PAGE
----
## Math

Success in math does not depend on how many

answers you know, but by what you do when you

don't know the answer.

*Anonymous

CCSS.MATH.CONTENT.K.CC.A.1

Count to 100 by ones and by tens.

CCSS.MATH.CONTENT.K.CC.A.2

Count forward beginning from a given number within the known sequence (instead of having to begin at 1).

CCSS.MATH.CONTENT.K.CC.A.3

Write numbers from 0 to 20. Represent a number of objects with a written numeral 0-20 (with 0 representing a count of no objects).

Understand the relationship between numbers and quantities; connect counting to cardinality.

CCSS.MATH.CONTENT.K.CC.B.4.A

When counting objects, say the number names in the standard order, pairing each object with one and only one number name and each number name with one and only one object.

CCSS.MATH.CONTENT.K.CC.B.4.B

Understand that the last number name said tells the number of objects counted. The number of objects is the same regardless of their arrangement or the order in which they were counted.

CCSS.MATH.CONTENT.K.CC.B.4.C

Understand that each successive number name refers to a quantity that is one larger.

CCSS.MATH.CONTENT.K.CC.B.5

Count to answer "how many?" questions about as many as 20 things arranged in a line, a rectangular array, or a circle, or as many as 10 things in a scattered configuration; given a number from 1-20, count out that many objects.

Identify whether the number of objects in one group is greater than, less than, or equal to the number of objects in another group, e.g., by using matching and counting strategies.1

CCSS.MATH.CONTENT.K.CC.C.7

Compare two numbers between 1 and 10 presented as written numerals.

answers you know, but by what you do when you

don't know the answer.

*Anonymous

**Math**

**Chapter 1 will review numbers 1-12 and number words. We will explore greater than > and less than < and ordinal position.****Know number names and the count sequence.**CCSS.MATH.CONTENT.K.CC.A.1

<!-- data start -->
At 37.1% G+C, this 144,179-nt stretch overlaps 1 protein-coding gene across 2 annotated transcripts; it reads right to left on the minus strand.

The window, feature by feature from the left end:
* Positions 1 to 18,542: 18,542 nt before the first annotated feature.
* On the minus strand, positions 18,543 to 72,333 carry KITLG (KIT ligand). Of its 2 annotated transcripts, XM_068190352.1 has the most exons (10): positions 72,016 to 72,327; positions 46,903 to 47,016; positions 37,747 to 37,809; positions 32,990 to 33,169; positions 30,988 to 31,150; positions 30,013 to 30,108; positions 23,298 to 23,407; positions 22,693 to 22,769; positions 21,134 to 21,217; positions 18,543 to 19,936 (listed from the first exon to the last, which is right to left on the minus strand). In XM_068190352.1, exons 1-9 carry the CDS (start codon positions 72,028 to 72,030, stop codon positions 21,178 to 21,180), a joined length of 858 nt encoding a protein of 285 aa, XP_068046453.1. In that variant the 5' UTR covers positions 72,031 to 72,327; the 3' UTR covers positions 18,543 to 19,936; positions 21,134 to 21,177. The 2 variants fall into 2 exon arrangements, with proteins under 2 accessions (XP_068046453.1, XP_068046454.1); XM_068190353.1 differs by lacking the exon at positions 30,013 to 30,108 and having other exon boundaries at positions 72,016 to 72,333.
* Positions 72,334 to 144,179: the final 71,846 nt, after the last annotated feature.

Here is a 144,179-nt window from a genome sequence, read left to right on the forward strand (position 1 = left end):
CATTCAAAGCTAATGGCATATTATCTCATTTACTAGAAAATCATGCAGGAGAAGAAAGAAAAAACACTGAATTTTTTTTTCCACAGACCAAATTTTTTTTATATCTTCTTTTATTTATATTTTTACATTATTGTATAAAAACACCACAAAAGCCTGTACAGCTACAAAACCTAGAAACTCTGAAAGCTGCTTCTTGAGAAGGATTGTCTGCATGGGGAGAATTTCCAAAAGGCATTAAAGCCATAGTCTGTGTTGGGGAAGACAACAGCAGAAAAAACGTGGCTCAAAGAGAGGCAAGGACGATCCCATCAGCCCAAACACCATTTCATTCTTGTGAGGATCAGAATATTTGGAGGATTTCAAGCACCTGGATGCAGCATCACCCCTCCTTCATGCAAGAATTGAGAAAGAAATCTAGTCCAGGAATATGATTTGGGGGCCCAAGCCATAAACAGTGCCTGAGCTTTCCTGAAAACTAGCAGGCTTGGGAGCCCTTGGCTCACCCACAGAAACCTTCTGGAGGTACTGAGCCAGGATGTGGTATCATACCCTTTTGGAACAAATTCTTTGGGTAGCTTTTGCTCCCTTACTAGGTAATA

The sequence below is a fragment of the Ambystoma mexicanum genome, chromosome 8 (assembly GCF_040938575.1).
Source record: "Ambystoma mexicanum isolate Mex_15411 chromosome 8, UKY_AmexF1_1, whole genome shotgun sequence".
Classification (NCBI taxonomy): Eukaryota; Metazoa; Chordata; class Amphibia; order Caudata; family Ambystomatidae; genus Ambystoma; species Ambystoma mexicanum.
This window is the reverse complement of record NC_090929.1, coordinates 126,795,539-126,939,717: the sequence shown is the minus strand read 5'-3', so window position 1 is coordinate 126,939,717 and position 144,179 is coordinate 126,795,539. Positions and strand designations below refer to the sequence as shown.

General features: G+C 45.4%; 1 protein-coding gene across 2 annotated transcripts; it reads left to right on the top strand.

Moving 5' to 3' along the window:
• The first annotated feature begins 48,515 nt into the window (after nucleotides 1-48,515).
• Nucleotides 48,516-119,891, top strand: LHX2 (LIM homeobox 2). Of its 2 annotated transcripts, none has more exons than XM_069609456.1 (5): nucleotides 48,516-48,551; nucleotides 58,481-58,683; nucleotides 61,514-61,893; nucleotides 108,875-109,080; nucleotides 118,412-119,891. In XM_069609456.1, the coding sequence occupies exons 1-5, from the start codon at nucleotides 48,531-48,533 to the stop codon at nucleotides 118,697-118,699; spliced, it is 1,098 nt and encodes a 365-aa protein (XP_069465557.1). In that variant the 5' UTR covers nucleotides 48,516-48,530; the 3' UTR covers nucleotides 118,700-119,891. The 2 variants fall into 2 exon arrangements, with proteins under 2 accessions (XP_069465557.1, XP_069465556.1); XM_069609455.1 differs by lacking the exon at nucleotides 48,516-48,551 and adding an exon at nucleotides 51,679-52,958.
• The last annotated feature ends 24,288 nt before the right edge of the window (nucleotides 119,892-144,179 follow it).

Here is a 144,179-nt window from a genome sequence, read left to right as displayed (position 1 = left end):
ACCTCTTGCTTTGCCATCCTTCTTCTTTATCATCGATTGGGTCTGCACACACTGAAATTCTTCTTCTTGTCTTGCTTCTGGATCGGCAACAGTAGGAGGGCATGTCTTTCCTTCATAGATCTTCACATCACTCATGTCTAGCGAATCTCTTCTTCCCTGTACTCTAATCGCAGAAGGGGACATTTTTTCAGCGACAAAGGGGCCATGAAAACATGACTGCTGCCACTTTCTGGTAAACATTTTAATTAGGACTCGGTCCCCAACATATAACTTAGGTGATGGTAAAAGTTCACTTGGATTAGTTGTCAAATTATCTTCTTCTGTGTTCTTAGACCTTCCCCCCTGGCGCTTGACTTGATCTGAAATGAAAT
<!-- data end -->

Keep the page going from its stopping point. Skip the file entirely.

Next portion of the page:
Count to 100 by ones and by tens.

CCSS.MATH.CONTENT.K.CC.A.2

Count forward beginning from a given number within the known sequence (instead of having to begin at 1).

CCSS.MATH.CONTENT.K.CC.A.3

Write numbers from 0 to 20. Represent a number of objects with a written numeral 0-20 (with 0 representing a count of no objects).

**Count to tell the number of objects.**CCSS.MATH.CONTENT.K.CC.B.4Understand the relationship between numbers and quantities; connect counting to cardinality.

CCSS.MATH.CONTENT.K.CC.B.4.A

When counting objects, say the number names in the standard order, pairing each object with one and only one number name and each number name with one and only one object.

CCSS.MATH.CONTENT.K.CC.B.4.B

Understand that the last number name said tells the number of objects counted. The number of objects is the same regardless of their arrangement or the order in which they were counted.

CCSS.MATH.CONTENT.K.CC.B.4.C

Understand that each successive number name refers to a quantity that is one larger.

CCSS.MATH.CONTENT.K.CC.B.5

Count to answer "how many?" questions about as many as 20 things arranged in a line, a rectangular array, or a circle, or as many as 10 things in a scattered configuration; given a number from 1-20, count out that many objects.

**Compare numbers.**CCSS.MATH.CONTENT.K.CC.C.6Identify whether the number of objects in one group is greater than, less than, or equal to the number of objects in another group, e.g., by using matching and counting strategies.1

CCSS.MATH.CONTENT.K.CC.C.7

Compare two numbers between 1 and 10 presented as written numerals.